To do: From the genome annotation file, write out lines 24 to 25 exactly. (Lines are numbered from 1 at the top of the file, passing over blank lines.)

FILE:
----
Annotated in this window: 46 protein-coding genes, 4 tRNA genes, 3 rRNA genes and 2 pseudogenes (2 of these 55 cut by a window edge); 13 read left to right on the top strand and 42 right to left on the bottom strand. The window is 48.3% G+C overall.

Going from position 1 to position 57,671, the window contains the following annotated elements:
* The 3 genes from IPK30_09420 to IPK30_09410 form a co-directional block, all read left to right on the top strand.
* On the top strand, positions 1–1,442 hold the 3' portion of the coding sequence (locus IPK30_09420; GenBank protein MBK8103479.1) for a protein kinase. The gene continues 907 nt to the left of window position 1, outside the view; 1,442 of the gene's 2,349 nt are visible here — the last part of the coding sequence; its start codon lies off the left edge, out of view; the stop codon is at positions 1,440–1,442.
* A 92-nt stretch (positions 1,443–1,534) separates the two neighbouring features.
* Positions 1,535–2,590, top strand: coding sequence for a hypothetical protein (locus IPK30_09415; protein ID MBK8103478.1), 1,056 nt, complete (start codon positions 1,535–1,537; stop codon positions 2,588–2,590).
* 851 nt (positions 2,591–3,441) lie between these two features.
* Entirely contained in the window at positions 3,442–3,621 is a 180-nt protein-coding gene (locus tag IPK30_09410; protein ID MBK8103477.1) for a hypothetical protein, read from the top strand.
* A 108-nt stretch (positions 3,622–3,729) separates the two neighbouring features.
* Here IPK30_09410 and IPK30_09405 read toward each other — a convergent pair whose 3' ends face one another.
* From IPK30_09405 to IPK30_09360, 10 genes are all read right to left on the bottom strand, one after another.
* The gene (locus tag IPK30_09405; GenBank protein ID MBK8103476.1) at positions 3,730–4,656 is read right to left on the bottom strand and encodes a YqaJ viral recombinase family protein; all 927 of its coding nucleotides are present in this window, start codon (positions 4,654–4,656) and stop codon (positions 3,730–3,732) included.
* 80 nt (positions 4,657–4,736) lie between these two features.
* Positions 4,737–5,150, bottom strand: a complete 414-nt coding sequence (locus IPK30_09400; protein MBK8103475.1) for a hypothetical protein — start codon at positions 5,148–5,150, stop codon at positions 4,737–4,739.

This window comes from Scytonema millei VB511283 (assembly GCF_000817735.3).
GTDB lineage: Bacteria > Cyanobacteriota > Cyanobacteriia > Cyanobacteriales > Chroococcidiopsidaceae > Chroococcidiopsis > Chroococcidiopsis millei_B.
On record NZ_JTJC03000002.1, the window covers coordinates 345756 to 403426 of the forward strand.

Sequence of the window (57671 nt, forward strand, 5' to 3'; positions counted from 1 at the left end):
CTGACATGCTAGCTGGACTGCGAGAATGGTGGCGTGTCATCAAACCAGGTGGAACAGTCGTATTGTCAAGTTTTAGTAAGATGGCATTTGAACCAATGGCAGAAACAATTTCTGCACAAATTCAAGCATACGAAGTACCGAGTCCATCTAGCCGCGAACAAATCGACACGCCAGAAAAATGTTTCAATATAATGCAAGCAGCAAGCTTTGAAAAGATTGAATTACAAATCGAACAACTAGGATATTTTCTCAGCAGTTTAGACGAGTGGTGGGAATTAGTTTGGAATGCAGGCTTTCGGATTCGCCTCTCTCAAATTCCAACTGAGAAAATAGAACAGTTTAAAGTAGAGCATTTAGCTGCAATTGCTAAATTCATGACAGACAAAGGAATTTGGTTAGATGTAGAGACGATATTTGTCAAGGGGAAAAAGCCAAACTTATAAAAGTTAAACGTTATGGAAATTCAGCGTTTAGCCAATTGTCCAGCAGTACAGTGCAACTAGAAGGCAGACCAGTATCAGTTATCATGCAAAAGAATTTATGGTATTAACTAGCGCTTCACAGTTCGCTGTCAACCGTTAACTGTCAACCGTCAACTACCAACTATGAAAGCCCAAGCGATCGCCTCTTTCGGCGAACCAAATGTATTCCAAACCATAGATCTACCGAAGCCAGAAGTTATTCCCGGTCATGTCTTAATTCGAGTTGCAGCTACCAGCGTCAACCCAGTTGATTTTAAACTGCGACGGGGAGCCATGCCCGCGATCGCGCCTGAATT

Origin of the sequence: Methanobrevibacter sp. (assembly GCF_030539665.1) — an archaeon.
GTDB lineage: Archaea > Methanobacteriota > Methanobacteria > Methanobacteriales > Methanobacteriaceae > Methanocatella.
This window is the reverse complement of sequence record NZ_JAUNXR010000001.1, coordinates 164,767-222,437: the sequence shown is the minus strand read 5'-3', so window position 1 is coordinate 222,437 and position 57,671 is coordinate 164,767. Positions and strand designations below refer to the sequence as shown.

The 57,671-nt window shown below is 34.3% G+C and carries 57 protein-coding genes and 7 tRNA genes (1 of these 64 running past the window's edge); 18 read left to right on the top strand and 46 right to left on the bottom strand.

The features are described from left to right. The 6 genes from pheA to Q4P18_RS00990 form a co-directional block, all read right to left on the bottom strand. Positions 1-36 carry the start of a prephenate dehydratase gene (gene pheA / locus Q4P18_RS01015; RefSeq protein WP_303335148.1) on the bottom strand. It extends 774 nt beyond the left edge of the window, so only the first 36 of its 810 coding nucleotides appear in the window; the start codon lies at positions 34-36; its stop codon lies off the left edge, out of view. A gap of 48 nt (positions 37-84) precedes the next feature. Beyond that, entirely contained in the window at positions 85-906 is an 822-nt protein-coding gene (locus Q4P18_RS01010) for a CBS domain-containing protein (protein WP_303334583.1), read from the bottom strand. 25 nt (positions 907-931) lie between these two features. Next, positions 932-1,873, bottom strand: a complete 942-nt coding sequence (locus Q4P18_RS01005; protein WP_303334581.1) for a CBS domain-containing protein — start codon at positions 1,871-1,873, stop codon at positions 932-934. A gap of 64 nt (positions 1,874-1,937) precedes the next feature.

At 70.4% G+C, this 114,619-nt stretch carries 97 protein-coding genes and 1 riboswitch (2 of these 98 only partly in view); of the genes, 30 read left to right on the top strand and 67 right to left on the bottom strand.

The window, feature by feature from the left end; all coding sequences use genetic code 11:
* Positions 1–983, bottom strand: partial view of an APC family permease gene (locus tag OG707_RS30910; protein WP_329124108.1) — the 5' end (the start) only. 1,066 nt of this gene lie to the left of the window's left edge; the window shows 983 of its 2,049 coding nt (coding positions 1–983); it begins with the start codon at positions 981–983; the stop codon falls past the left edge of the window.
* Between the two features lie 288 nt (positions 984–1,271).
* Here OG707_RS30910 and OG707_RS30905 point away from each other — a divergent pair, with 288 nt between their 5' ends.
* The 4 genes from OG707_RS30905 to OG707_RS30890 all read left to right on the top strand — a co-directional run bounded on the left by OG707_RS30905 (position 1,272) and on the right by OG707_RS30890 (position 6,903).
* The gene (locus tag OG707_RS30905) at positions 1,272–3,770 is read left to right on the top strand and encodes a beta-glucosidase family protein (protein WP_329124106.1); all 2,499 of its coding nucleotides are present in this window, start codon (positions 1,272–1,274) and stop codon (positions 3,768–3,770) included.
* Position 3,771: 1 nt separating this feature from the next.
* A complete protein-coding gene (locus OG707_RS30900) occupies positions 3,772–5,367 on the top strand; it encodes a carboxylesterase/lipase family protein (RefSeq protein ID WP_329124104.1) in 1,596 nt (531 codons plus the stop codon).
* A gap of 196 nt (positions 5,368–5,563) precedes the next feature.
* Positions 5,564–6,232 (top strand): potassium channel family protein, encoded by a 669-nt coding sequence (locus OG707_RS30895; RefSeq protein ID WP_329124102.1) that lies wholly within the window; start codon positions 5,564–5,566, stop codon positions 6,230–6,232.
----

The features are described from left to right. The 6 genes from pheA to Q4P18_RS00990 form a co-directional block, all read right to left on the bottom strand. Positions 1-36 carry the start of a prephenate dehydratase gene (gene pheA / locus Q4P18_RS01015; RefSeq protein WP_303335148.1) on the bottom strand. It extends 774 nt beyond the left edge of the window, so only the first 36 of its 810 coding nucleotides appear in the window; the start codon lies at positions 34-36; its stop codon lies off the left edge, out of view. A gap of 48 nt (positions 37-84) precedes the next feature. Beyond that, entirely contained in the window at positions 85-906 is an 822-nt protein-coding gene (locus Q4P18_RS01010) for a CBS domain-containing protein (protein WP_303334583.1), read from the bottom strand. 25 nt (positions 907-931) lie between these two features. Next, positions 932-1,873, bottom strand: a complete 942-nt coding sequence (locus Q4P18_RS01005; protein WP_303334581.1) for a CBS domain-containing protein — start codon at positions 1,871-1,873, stop codon at positions 932-934. A gap of 64 nt (positions 1,874-1,937) precedes the next feature.

At 70.4% G+C, this 114,619-nt stretch carries 97 protein-coding genes and 1 riboswitch (2 of these 98 only partly in view); of the genes, 30 read left to right on the top strand and 67 right to left on the bottom strand.